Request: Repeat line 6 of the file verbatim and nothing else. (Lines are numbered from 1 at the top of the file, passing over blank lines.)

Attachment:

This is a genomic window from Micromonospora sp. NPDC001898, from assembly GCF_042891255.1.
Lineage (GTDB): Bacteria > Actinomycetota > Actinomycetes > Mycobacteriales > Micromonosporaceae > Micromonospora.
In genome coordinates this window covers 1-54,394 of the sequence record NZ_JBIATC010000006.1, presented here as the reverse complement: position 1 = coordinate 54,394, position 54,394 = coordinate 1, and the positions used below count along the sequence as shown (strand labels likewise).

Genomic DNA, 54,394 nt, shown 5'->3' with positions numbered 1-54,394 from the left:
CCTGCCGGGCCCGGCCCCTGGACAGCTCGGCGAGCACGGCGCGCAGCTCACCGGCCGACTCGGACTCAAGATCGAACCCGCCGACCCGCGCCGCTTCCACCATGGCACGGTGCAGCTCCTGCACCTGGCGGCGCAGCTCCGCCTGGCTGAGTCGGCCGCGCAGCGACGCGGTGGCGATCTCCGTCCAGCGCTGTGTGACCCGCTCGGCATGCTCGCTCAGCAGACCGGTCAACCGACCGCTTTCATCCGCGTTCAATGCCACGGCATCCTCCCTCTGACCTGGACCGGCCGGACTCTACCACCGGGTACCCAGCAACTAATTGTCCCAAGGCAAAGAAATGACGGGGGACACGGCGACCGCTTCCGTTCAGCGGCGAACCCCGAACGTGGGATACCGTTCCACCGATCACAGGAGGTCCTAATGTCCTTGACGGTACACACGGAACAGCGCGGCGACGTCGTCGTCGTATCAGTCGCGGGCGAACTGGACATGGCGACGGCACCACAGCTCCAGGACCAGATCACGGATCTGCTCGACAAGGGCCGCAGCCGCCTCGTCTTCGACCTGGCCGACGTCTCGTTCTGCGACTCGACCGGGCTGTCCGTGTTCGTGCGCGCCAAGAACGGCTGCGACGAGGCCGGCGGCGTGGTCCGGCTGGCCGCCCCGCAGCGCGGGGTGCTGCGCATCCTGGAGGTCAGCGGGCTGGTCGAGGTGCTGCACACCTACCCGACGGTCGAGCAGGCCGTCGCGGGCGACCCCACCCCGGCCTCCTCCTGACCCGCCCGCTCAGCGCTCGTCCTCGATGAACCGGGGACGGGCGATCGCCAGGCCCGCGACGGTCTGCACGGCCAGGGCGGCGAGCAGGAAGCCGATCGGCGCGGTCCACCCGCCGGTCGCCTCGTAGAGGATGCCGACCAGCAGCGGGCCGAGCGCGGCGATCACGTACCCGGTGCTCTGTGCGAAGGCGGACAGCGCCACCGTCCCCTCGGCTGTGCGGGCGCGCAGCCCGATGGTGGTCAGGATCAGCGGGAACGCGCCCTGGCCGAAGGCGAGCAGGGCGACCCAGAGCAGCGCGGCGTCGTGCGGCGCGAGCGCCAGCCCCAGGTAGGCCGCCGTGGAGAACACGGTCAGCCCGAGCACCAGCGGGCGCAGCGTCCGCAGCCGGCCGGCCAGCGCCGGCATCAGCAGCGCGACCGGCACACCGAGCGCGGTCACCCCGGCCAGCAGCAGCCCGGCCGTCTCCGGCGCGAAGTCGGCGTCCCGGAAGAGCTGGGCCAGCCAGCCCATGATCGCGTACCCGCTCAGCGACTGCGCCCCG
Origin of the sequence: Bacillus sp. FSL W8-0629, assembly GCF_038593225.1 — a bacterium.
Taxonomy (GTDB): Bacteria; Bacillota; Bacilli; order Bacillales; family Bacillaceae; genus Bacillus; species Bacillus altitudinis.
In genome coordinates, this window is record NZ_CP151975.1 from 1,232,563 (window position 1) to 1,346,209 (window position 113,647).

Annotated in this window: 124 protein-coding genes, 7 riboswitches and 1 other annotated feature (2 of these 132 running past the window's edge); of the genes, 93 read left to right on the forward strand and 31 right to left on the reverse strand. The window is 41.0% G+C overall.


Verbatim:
Origin of the sequence: Bacillus sp. FSL W8-0629, assembly GCF_038593225.1 — a bacterium.